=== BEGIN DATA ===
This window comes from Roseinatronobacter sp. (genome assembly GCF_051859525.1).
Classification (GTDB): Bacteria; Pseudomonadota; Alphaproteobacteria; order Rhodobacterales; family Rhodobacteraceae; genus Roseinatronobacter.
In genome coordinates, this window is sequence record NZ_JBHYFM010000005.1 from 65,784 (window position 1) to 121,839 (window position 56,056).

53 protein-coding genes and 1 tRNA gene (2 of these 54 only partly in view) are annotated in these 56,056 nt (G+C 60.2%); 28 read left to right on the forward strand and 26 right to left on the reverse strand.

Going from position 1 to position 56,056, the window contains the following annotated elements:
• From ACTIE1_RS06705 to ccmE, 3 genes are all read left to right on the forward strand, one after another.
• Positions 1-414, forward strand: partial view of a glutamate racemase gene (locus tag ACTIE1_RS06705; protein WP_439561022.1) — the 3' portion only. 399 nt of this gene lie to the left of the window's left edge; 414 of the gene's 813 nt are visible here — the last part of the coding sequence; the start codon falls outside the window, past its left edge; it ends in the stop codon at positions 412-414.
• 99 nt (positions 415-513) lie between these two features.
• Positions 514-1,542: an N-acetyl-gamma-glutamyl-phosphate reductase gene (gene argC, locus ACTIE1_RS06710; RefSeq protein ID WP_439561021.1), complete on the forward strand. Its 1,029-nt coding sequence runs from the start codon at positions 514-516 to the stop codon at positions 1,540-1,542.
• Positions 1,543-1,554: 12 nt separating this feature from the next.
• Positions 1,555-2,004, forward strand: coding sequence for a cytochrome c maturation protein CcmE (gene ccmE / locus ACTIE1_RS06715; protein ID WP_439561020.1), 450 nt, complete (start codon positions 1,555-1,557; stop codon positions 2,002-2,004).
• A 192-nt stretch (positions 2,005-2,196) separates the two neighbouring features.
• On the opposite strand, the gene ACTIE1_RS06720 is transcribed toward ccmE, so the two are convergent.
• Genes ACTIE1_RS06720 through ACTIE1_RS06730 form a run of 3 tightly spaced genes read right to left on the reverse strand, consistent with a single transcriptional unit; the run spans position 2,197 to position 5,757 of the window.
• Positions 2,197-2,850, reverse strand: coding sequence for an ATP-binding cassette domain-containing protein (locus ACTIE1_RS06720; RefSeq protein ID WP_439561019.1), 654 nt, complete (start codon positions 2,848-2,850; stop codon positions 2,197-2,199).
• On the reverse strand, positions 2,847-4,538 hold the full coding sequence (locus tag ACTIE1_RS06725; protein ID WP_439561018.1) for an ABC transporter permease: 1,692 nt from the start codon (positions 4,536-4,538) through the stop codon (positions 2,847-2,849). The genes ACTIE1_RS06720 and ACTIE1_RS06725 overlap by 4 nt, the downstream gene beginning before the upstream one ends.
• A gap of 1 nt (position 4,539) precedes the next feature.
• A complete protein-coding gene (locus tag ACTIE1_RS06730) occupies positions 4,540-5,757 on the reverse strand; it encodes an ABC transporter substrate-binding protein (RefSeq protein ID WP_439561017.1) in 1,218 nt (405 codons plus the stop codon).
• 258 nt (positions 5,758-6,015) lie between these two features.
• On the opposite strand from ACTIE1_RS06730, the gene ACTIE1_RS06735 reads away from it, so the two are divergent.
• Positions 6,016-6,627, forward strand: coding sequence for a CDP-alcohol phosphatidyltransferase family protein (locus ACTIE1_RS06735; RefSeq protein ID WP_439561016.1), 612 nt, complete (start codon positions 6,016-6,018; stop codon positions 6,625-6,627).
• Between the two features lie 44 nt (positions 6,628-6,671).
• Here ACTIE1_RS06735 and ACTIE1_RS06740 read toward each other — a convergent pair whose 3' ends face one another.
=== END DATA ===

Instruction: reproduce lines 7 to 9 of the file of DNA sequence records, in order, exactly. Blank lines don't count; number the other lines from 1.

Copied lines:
• Positions 1-414, forward strand: partial view of a glutamate racemase gene (locus tag ACTIE1_RS06705; protein WP_439561022.1) — the 3' portion only. 399 nt of this gene lie to the left of the window's left edge; 414 of the gene's 813 nt are visible here — the last part of the coding sequence; the start codon falls outside the window, past its left edge; it ends in the stop codon at positions 412-414.
• 99 nt (positions 415-513) lie between these two features.
• Positions 514-1,542: an N-acetyl-gamma-glutamyl-phosphate reductase gene (gene argC, locus ACTIE1_RS06710; RefSeq protein ID WP_439561021.1), complete on the forward strand. Its 1,029-nt coding sequence runs from the start codon at positions 514-516 to the stop codon at positions 1,540-1,542.